Parents' ideas about literacy and their attributions for children's reading difficulties

Fox, Maureen
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University of Guelph

Parents' views about literacy in Canadian society, the importance of literacy in comparison to other skill domains, and the home role in literacy acquisition were examined. Possible associations between parents' views and children's early reading skills were also explored. Additionally, parents' attributions for reading failure were reviewed. As expected, parents generally displayed high degrees of concern about literacy in Canada, particularly in young people. They also rated literacy very highly and almost equal in importance to moral development. Although parents believed that the home was an important influence in literacy acquisition, most parents believed that school, not home, has the primary responsibility for the development of literacy. Parents' perceptions about literacy levels in young Canadians were modestly related to their children's scores on a grade one reading measure. When the possibility of child-oriented attributions was minimized, parents tended to seek explanations for children's reading difficulty in the school system. Findings support the usefulness of exploring parents' ideas in a social context.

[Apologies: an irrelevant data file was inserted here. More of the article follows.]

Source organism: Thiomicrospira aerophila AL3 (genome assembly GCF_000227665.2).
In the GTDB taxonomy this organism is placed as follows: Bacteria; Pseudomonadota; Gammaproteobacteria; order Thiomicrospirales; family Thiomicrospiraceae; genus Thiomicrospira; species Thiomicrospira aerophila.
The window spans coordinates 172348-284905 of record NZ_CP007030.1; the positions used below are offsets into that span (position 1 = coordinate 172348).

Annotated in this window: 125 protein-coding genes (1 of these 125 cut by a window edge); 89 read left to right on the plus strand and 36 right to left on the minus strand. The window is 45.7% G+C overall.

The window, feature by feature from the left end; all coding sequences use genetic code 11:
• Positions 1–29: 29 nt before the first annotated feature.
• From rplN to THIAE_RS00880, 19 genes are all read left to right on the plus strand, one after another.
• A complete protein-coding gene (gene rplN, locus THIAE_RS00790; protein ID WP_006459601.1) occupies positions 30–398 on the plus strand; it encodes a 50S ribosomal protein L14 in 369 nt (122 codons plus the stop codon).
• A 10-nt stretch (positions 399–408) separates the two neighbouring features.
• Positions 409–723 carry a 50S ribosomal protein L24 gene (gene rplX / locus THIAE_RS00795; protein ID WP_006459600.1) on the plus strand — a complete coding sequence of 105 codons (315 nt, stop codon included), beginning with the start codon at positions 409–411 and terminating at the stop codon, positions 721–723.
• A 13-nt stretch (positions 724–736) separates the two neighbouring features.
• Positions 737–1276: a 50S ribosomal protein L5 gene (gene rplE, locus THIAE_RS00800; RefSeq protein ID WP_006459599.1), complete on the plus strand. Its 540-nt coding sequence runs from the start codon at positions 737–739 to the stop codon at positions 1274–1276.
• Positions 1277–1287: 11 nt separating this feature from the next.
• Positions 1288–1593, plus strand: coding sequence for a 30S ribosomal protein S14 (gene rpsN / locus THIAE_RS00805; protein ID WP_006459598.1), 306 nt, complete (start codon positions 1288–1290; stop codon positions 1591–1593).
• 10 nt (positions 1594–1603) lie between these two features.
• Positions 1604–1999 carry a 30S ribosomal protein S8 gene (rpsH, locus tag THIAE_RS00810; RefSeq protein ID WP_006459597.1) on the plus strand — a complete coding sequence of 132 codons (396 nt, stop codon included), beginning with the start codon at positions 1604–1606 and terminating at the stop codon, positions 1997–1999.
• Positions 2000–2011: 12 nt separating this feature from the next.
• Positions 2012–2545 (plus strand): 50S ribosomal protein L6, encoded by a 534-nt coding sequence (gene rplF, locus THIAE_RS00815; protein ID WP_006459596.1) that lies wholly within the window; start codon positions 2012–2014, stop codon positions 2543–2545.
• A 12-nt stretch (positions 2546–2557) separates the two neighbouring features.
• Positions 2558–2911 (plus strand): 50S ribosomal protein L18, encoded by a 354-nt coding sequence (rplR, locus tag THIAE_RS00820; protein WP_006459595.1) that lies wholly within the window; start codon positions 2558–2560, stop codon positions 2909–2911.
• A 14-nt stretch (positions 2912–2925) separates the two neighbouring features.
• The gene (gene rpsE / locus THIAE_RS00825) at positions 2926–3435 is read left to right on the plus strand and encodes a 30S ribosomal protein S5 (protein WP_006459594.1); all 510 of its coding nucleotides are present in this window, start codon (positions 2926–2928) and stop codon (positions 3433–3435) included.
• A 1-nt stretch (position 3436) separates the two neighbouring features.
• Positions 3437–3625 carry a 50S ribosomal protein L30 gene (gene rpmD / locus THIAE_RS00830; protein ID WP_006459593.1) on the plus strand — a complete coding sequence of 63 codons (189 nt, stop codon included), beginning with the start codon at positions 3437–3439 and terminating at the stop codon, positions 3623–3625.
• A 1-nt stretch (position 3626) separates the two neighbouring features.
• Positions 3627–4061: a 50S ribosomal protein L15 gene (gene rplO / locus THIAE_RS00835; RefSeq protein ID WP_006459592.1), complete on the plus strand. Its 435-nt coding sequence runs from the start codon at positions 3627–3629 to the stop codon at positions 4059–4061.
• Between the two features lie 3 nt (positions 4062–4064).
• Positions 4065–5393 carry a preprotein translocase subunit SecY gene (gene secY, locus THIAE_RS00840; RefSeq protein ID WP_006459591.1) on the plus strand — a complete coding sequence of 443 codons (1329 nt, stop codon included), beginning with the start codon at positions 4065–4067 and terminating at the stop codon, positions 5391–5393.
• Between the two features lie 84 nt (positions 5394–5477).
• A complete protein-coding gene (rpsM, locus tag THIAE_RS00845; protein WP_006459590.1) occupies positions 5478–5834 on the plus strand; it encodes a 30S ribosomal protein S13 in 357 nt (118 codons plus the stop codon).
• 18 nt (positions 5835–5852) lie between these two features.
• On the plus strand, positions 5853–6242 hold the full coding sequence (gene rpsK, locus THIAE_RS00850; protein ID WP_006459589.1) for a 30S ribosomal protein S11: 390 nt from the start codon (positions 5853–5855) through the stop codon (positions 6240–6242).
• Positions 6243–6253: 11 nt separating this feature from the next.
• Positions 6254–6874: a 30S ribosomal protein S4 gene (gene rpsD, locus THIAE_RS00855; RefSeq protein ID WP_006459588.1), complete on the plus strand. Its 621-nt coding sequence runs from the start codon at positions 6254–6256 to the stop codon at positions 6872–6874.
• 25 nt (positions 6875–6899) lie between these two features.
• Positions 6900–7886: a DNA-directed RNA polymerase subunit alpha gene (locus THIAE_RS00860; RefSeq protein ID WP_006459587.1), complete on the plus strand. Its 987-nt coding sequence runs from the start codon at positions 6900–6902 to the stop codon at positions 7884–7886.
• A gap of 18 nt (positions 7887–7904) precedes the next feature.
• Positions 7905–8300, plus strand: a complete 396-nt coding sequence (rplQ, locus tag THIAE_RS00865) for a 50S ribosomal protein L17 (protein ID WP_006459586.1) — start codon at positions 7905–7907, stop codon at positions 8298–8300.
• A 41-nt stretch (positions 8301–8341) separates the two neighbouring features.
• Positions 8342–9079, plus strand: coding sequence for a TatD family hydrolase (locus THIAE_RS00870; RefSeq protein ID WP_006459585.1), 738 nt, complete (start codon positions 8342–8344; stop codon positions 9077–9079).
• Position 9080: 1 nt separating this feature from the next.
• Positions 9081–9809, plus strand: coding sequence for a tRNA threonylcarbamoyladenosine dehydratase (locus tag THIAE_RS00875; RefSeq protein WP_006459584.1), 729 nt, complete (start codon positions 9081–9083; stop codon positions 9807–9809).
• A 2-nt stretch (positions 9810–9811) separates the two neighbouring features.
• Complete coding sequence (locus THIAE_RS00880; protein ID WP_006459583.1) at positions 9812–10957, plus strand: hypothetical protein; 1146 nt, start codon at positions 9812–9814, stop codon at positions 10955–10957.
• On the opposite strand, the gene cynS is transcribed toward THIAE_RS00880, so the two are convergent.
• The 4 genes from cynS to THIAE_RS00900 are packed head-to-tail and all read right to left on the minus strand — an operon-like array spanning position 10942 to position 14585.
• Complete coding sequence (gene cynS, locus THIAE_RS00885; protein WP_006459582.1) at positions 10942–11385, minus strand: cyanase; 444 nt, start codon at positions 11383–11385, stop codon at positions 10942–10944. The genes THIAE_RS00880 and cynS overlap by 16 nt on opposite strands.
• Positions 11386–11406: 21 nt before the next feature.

parents, views, literacy, Canadian society, home role, literacy acquisition, children, reading skills